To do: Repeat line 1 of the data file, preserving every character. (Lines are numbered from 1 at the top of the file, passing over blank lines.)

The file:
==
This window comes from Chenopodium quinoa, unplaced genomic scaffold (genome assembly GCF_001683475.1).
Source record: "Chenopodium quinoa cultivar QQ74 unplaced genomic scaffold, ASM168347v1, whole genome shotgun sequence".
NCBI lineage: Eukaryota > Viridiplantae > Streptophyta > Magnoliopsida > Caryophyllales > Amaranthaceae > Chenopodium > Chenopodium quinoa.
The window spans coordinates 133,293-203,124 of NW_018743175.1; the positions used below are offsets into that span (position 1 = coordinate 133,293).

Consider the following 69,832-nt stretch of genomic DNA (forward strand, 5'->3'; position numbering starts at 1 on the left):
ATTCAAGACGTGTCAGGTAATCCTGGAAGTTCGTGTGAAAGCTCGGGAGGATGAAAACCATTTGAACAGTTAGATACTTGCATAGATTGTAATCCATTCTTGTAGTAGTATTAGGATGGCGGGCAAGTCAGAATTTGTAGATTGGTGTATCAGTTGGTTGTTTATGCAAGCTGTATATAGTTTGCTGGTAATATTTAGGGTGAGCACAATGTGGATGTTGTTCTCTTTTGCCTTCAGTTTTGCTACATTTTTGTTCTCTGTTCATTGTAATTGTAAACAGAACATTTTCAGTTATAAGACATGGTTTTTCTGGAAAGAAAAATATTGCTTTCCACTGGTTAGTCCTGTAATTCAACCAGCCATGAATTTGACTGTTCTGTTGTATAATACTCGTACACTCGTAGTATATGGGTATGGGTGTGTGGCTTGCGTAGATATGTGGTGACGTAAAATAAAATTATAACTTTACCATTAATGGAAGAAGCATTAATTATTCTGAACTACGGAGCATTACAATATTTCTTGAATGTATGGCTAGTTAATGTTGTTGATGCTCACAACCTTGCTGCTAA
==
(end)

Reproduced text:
This window comes from Chenopodium quinoa, unplaced genomic scaffold (genome assembly GCF_001683475.1).